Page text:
Miles Davis was a most demanding leader, but he never told his individual musicians how to play. He picked men with strong musical personalities upon whom he could rely to develop their own characters. Here’s his 1959 band, recorded when Miles was elsewhere.
Trane and Cannonball both grasp this unusual freedom gladly and their work here gives results that befit such giants. The opening Limehouse Blues is packed with power, the opening solo by Cannonball packed with lightning eloquence. Trane follows and isn’t as coherent, perhaps because he is by nature more sombre than his bubbling companion. The rhythm section also relish their day out, joining in the universal relaxation.
Cannonball is in every sense the leader. Regardless of whose band it might be, you’ll look hard to find a better session by contemporary musicians, and the album gives a more valid picture of the altoist than did many of his more formal albums. My dear friend Jack Tracy recounts in his vivid sleeve note that Cannonball was something of a nervous wreck when he came to the session, having suffered chronic insomnia for some time. You’d never know it.
This is a most fetching picture of Miles’s band with uncombed hair, with the usually uncelebrated Kelly giving a typically brilliant performance throughout, typically skilful on Wabash. But that’s not fair, because everyone found new highs. Coltrane is particularly declamatory on his own Grand Central, where Kelly shines again. The “bonus” album, Cannonball Takes Charge (tracks 7-13) is more of the same with the level never flagging.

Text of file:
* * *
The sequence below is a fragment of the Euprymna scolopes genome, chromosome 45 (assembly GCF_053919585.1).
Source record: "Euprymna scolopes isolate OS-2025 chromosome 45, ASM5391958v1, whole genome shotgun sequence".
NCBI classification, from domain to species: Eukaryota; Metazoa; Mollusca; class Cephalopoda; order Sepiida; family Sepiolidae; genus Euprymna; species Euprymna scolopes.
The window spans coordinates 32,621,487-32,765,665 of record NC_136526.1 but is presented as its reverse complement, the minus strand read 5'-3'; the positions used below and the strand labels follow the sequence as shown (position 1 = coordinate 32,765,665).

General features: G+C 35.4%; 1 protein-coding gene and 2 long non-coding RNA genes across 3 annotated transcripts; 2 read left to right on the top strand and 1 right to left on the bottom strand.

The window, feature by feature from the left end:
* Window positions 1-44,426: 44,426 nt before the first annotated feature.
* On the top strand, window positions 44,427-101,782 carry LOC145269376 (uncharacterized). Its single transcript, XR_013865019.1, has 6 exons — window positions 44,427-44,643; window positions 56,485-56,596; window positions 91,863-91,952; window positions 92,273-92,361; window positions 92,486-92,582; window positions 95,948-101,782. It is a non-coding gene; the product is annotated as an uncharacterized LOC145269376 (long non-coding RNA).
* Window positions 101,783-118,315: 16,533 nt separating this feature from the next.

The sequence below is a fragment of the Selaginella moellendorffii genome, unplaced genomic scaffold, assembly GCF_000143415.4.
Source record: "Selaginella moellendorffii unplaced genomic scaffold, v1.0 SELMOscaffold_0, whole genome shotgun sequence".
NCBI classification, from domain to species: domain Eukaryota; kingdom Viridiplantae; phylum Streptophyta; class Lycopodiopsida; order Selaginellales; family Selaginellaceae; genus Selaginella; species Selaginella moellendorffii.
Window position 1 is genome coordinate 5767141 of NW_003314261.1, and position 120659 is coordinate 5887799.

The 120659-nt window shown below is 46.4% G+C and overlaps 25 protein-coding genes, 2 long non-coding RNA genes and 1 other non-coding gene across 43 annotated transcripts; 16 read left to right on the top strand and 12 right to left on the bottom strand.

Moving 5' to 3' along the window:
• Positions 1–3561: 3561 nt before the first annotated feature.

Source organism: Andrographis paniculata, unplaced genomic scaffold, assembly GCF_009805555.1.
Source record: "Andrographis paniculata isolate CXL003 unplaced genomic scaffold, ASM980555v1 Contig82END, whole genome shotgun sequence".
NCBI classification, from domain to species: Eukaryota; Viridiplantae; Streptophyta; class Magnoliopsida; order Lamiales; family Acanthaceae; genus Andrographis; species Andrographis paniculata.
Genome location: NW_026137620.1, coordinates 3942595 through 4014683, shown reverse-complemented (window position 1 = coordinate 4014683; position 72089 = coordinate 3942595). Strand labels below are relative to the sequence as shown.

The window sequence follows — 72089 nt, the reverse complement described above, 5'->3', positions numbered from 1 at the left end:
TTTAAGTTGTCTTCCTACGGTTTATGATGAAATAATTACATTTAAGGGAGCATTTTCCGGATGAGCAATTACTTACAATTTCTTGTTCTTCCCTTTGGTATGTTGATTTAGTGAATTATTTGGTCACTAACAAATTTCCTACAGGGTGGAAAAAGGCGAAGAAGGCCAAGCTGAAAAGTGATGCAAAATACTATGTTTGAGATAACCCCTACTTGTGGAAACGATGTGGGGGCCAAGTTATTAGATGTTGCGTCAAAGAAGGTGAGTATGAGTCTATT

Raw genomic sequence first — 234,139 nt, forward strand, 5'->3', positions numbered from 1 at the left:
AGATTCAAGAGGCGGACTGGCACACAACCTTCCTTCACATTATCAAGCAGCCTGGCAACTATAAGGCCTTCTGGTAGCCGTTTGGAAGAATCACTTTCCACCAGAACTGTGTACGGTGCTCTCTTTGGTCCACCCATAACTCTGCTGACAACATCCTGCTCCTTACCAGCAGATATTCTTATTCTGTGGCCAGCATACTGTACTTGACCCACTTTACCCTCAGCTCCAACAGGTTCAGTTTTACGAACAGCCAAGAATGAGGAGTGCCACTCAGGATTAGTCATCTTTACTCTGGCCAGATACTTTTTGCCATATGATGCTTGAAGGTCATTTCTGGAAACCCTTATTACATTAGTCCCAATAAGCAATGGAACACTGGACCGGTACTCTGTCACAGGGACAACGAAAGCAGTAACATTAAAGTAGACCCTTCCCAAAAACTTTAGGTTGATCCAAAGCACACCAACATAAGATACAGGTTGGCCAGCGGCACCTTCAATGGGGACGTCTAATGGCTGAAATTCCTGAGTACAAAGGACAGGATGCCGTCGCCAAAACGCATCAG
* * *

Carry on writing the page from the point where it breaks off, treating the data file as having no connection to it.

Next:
I reviewed the first album In Chicago (1-6) when it appeared on Masterworks 21347, which was paired with a nice Coltrane album with Tadd Dameron.
(1) Limehouse Blues; Stars Fell On Alabama; Wabash; Grand Central; You’re A Weaver Of Dreams; The Sleeper; (2) If This Isn’t Love; I Guess I’ll Hang My Tears Out To Dry; Serenata; I’ve Told Ev’ry Little Star; (3) Barefoot Sunday Blues; Poor Butterfly; I Remember You (72.38)
(1) Adderley (as); Coltrane (ts); Wynton Kelly (p); Paul Chambers (b); Jimmy Cobb (d). Chicago, 3 February 1959.
(2) Coltrane out. NYC, April 1959.
(3) as (2) but Percy Heath (b) and Tootie Heath (d) replace Chambers and Cobb. NYC, May 1959.
20th Century Masterworks 170036